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There is no need for von der Leyen to politicize connectivity

By Chen Weihua | China Daily | Updated: 2021-09-17 08:02
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European Commission President Ursula von der Leyen and EU Budget Commissioner Johannes Hahn (not pictured) give a news conference on on NextGenerationEU, the Recovery Plan for Europe at the European Commission in Brussels, Belgium, on June 15, 2021. [Photo/Agencies]

European Commission President Ursula von der Leyen took a cheap shot at China in her second State of the Union address on Wednesday when she claimed that the European Union is "good at financing roads, but it does not make sense for Europe to build a perfect road between a Chinese-owned copper mine and a Chinese-owned harbor".

Her purpose was clearly to foment concern about China's economic outreach. Would it be okay for her if the EU finances a road between a mine and a harbor owned by the United States, Indian or Saudi Arabian companies?

The EU has made many promises over the years about funding infrastructure in the developing world, but most of those have been empty talk. China, on the other hand, has been a major financer of infrastructure from Africa and Latin America to Central and East Asia, and its projects range from digital and power facilities to roads, railways and ports.

There is really no need for von der Leyen to join those toxic US politicians to counter the China-proposed Belt and Road Initiative whose aim is to help improve infrastructure connectivity and contribute to regional development.

The demand for infrastructure financing in the developing world is so huge, according to all regional development banks, that the EU, instead of wasting time politicizing it, should get off the ground to fill the void. The more countries join the infrastructure development plan, the better it will be for developing countries. Africa is waiting, Latin America is waiting. And Central Asia is waiting.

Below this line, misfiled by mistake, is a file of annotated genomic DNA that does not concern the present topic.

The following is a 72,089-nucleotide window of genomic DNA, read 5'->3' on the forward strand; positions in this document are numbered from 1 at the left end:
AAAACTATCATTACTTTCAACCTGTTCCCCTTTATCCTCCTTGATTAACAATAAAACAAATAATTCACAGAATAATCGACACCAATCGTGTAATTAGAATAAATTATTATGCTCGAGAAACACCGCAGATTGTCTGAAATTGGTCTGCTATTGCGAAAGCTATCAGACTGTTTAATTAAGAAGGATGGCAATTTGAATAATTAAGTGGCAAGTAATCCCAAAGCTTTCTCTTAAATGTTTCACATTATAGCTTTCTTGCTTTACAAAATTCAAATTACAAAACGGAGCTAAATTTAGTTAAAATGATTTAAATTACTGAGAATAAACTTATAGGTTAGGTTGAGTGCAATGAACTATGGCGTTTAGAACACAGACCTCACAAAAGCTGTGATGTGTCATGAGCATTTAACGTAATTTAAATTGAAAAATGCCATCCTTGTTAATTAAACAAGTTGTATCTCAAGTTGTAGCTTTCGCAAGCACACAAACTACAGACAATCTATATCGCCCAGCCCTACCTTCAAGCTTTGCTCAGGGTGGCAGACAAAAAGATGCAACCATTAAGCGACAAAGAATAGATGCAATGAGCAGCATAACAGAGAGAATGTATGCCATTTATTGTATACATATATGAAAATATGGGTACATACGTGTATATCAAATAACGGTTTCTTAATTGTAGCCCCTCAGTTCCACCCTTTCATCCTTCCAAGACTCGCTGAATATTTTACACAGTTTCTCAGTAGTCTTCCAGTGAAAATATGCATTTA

One critical reason the United Kingdom, Germany, France, Italy and many other European countries joined the Asian Infrastructure Investment Bank in 2015 ignoring US opposition was the rationale of helping improve regional connectivity, not nasty politics.

Having travelled in many European countries, I can testify the big gaps in the quality of their roads, internet connection and other infrastructure facilities, but I can't tell who financed them. And I doubt if von der Leyen can. But who cares?

China is home to seven of the world's 10 largest ports, Chinese ports are a symbol of its economic success, just like its high-speed railways.

The Greek port of Piraeus, in which Chinese company COSCO holds the majority stake, has been regarded as a success story of the Belt and Road Initiative. The Greek government and business leaders said so when I visited the port in late 2019.

In fact, when the COVID-19 pandemic paralyzed most air traffic, the China-Europe freight trains played a vital role in facilitating trade between China and Europe, including shipping badly needed personal protective equipment from China to European countries.

The latest figures from China State Railway Group show the number of freight train trips increased by 32 percent year-on-year to reach 10,030 by the end of August, carrying about 964,000 TEUs (twenty-foot equivalent units) of cargo.

The trains running on 73 routes now reach more than 170 cities in 23 European countries. Almost all the routes go through Russia, Belarus and several Central Asian countries that von der Leyen may not be fond of. But their railways have benefited so many businesses and consumers across the EU.

China and the EU, as each other's largest trade partners, are dependent on each other for many products and services. Which is a good thing. The several business leaders I talked with at the IAA Mobility show in Munich last week all applauded such interdependence despite the attempts of some of their politicians to stigmatize China.

I am glad that Chinese leaders do not complain about too many European cars or too much European investment in China and, instead, warmly welcome them.

The author is chief of China Daily EU Bureau based in Brussels.

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